2010 Season Review: Mark Teixeira

Mark Teixeira‘s 2009 season couldn’t have gone much better. He finished second for the MVP, won a Gold Glove, and outside of a slow start and a poor offseason he was practically perfect.

Having done all of that expectations were going to be pretty high in 2010 which is why he perhaps didn’t live up to them.

People had come to expect a slow start from them and he didn’t disapoint. His batting average in April was .136 with a .559 OPS. He rebounded in May by hitting .280 with an .840 OPS. Still his OPS had fallen from .948 the year before.

The best part of Teixeira’s season was a 55 game stretch from July 1 to September 3 where he hit .324 with a 1.079 OPS, 18 doubles, and 17 RBI’s. During that stretch the Yankees dominated going 36-19.

Unfortunately that didn’t quite last long enough. Thumb and toe injuries bothered Teixeira during the final month of the season and Teixeira’s offense took a nose dive. During his final 26 games he hit just .194 with three doubles, three home runs, and a .641 OPS. The Yankees were 9-17 during that stretch.

So it seemed that as Teixeira went, so went the Yankees and nothing proved that more than during the playoffs. Before the ALDS he got a few days off and looked rejuvinated. The Yankees swept the series against the Twins while he hit .308 with a double, home run, and a .973 OPS.

The Yankees got even more time off before the ALCS which should have been good time for him to rest, but his injuries caught up to him. He went 0-for the first four games before pulling a hamstring which caused the Yankees to remove him from the roster. If they had advanced to the World Series he would have been ineligible.

Overall the season was a slight disappointment considering the year he was coming off, his place in the lineup, and the money he makes. His doubles, home runs, RBI’s, batting average, OBP, and OPS were all down and his strikeouts were up. He was also almost totally useless during the months of April and September.

It should be said that his defense was consistent throughout the entire season. He earned his second Gold Glove in as many years with the Yankees. The Yankees also set a club record for fewest home runs in team history and he was a big part of that not only by providing strong defense himself, but saving the butts of his fellow infielders.

There is no reason though to think that he can’t rebound in 2011. Health will be an important part in that and he’s got to figure out a way to contribute in April as well. It’s just hard to think that somebody this good is so pathetic for the first month of the season.

His poor playoff performances are probably a fluky thing too. Last season probably comes down to sample size and bad luck. This season he did have a good ALDS, but injuries caught up to him in the ALCS.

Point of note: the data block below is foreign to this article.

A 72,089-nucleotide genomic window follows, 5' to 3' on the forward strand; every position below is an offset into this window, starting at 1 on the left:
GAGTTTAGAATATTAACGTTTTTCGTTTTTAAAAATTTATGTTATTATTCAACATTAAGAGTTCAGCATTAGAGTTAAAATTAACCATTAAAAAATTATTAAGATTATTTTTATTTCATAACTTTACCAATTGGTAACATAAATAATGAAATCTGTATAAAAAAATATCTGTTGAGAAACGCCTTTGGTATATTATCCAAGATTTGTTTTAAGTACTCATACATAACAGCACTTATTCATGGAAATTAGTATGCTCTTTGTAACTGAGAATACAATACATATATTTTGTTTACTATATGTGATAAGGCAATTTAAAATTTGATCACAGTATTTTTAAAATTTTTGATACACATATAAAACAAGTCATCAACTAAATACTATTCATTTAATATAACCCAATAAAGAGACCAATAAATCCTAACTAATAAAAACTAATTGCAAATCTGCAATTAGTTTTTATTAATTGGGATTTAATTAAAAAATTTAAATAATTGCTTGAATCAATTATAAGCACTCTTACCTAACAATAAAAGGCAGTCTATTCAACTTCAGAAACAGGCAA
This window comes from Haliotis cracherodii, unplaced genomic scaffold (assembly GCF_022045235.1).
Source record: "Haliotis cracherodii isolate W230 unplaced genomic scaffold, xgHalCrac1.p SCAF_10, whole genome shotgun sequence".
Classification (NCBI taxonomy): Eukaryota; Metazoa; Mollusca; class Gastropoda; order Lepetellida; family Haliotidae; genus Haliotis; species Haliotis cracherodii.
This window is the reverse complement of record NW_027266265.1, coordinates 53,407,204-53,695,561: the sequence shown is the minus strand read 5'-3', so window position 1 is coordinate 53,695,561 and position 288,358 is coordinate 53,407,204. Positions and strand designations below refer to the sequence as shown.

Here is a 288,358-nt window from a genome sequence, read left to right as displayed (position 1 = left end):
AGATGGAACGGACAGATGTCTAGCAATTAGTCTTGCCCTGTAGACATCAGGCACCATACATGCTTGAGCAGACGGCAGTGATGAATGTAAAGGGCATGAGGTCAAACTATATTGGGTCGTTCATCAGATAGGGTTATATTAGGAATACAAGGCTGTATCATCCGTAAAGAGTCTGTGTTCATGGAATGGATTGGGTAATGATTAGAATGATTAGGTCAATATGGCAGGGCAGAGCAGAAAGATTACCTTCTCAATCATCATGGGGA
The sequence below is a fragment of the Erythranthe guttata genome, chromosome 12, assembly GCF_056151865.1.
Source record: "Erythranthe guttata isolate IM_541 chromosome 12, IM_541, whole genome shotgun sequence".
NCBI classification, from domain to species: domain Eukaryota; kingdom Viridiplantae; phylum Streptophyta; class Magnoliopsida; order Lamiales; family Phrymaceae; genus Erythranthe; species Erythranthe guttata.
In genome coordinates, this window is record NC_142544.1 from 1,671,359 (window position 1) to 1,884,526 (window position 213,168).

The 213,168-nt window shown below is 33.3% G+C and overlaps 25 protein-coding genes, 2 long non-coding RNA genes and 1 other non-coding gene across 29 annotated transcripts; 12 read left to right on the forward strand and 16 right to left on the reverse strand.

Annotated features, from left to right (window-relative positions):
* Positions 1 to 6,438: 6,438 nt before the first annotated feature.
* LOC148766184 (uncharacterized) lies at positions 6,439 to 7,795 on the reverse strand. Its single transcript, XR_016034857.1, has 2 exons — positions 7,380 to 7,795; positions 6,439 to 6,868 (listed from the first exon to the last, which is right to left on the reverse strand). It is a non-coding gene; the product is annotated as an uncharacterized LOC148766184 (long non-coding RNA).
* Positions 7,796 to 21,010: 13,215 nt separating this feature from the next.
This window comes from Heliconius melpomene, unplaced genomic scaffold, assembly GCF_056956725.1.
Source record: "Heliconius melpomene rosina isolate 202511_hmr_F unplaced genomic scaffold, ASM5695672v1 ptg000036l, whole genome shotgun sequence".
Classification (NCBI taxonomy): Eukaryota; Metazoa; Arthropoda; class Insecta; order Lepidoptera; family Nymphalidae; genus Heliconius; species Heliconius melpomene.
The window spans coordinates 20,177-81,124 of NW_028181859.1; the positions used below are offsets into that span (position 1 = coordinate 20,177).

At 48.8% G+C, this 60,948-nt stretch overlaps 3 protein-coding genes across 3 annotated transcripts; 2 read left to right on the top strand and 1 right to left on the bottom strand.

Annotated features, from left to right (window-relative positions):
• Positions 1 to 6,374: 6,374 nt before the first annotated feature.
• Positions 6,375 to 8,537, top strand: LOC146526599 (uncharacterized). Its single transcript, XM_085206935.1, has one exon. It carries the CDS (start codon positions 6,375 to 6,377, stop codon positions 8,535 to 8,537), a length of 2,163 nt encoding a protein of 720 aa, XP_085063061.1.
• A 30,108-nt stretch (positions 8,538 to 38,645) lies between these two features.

So while 2010 has to be looked at as somewhat of a disappointing season there is no reason to think that 2011 has to be as well.

About Rob Abruzzese

Rob Abruzzese created Bronx Baseball Daily in 2008 just before graduating from Brooklyn College. He currently serves BBD as its editor and works as a reporter at the Brooklyn Daily Eagle. Follow Rob on Twitter @RobAbruzzese.
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7 Responses to 2010 Season Review: Mark Teixeira

  1. david k. says:

    I don't see the poor playoff performances as a fluky thing. This guy swings for the fences on every swing, in every at-bat. He absolutely refuses to hit the ball the other way when there is an infield shift. He is also a guess hitter. When he gets mistakes and he is in a hot streak, he kills the ball. When they make good pitches, he is as automatic an out as there is in the majors. You won't see him fouling off tough pitches and making pitchers work. You'll never see him taking something off his swing and hitting a liner through the gaping hole in the infield. When Cano got off to a great start, Girardi should have moved Teixeira down to number 5 in the lineup this season. Teixeira was as responsible as anyone for the way the Rangers man-handled the Yankees in the ALCS.

    • Hardcore Yankee Fan says:

      I think your assessment of the kind of hitter Tex is pretty much sums it up. Though I am glad overall that they have him.

  2. So even though he was dealing with two injuries down the stretch and those injuries perfectly coincide with his cold streak starting, you don't want to give him the benefit of the doubt?

  3. david k. says:

    But if he was healthy enough to play, he should be able to hit better situationally. We aren't talking about doing something extraordinary here. Most good major league hitters have a two strike swing. He doesn't. It's the same thing every time with him, whatever the count, he's swinging for the fences.

  4. Even if that were true, considering his career stats are among the elite in the league – I would have to say that he's doing something right.

  5. david k. says:

    This is where we run into the thing with stats and numbers. He puts up Hall of Fame type numbers during the regular season. No one disputes that. And he has a lot of talent. But he would help the team a lot more during the playoffs and during tough games against Tampa and Boston if his at-bats were smarter. I don't know if he is too stubborn or his brain just doesn't function correctly, but sometimes he is just terrible and it really hurts the team because he is the #3 hitter.

  6. Considering that his career numbers against the best teams in baseball are in line with his career numbers overall, what you are talking about probably has a lot more to do with small sample sizes than him being stubborn or stupid. He only has 103 playoff at bats. That's not enough to really judge him with. It's like saying a rookie is a bust after just one month.

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